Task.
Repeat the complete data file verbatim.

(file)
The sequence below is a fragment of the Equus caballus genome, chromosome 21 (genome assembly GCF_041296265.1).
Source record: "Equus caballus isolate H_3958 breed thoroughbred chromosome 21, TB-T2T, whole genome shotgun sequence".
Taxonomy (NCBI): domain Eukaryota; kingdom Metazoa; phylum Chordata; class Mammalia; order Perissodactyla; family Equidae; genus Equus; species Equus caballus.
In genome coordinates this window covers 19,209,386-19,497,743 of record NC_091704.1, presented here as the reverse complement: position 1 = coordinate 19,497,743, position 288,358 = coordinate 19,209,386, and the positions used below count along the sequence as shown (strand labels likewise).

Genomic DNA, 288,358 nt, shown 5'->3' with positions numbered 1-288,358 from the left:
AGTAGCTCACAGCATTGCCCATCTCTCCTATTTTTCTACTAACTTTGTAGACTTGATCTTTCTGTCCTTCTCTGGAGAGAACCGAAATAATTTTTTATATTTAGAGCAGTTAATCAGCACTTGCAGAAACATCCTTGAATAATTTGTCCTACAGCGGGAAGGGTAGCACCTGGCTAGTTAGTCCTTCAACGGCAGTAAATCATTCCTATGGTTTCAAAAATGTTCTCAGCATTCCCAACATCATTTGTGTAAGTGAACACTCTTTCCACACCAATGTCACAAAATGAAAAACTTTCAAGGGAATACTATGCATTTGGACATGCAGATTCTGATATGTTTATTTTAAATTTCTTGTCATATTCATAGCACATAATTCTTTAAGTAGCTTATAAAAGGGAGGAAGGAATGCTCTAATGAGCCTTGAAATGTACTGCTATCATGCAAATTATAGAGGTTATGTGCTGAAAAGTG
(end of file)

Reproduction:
The sequence below is a fragment of the Equus caballus genome, chromosome 21 (genome assembly GCF_041296265.1).
Source record: "Equus caballus isolate H_3958 breed thoroughbred chromosome 21, TB-T2T, whole genome shotgun sequence".
Taxonomy (NCBI): domain Eukaryota; kingdom Metazoa; phylum Chordata; class Mammalia; order Perissodactyla; family Equidae; genus Equus; species Equus caballus.
In genome coordinates this window covers 19,209,386-19,497,743 of record NC_091704.1, presented here as the reverse complement: position 1 = coordinate 19,497,743, position 288,358 = coordinate 19,209,386, and the positions used below count along the sequence as shown (strand labels likewise).

Genomic DNA, 288,358 nt, shown 5'->3' with positions numbered 1-288,358 from the left:
AGTAGCTCACAGCATTGCCCATCTCTCCTATTTTTCTACTAACTTTGTAGACTTGATCTTTCTGTCCTTCTCTGGAGAGAACCGAAATAATTTTTTATATTTAGAGCAGTTAATCAGCACTTGCAGAAACATCCTTGAATAATTTGTCCTACAGCGGGAAGGGTAGCACCTGGCTAGTTAGTCCTTCAACGGCAGTAAATCATTCCTATGGTTTCAAAAATGTTCTCAGCATTCCCAACATCATTTGTGTAAGTGAACACTCTTTCCACACCAATGTCACAAAATGAAAAACTTTCAAGGGAATACTATGCATTTGGACATGCAGATTCTGATATGTTTATTTTAAATTTCTTGTCATATTCATAGCACATAATTCTTTAAGTAGCTTATAAAAGGGAGGAAGGAATGCTCTAATGAGCCTTGAAATGTACTGCTATCATGCAAATTATAGAGGTTATGTGCTGAAAAGTG